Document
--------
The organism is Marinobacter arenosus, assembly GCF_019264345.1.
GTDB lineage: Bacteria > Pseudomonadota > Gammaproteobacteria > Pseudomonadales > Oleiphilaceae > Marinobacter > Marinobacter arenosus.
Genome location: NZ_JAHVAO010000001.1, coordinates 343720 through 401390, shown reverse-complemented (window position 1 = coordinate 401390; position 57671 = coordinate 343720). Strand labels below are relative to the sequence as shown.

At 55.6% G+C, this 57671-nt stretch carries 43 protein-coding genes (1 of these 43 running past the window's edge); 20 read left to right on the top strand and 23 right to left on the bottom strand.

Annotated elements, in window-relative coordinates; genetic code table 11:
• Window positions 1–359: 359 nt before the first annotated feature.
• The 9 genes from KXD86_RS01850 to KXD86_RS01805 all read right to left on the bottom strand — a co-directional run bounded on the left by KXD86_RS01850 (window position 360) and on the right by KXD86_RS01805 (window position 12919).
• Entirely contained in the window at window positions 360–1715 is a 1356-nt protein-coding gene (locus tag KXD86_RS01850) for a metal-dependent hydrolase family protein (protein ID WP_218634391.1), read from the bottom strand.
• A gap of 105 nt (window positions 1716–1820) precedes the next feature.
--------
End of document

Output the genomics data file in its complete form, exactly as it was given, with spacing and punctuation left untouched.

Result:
The organism is Marinobacter arenosus, assembly GCF_019264345.1.
GTDB lineage: Bacteria > Pseudomonadota > Gammaproteobacteria > Pseudomonadales > Oleiphilaceae > Marinobacter > Marinobacter arenosus.
Genome location: NZ_JAHVAO010000001.1, coordinates 343720 through 401390, shown reverse-complemented (window position 1 = coordinate 401390; position 57671 = coordinate 343720). Strand labels below are relative to the sequence as shown.

At 55.6% G+C, this 57671-nt stretch carries 43 protein-coding genes (1 of these 43 running past the window's edge); 20 read left to right on the top strand and 23 right to left on the bottom strand.

Annotated elements, in window-relative coordinates; genetic code table 11:
• Window positions 1–359: 359 nt before the first annotated feature.
• The 9 genes from KXD86_RS01850 to KXD86_RS01805 all read right to left on the bottom strand — a co-directional run bounded on the left by KXD86_RS01850 (window position 360) and on the right by KXD86_RS01805 (window position 12919).
• Entirely contained in the window at window positions 360–1715 is a 1356-nt protein-coding gene (locus tag KXD86_RS01850) for a metal-dependent hydrolase family protein (protein ID WP_218634391.1), read from the bottom strand.
• A gap of 105 nt (window positions 1716–1820) precedes the next feature.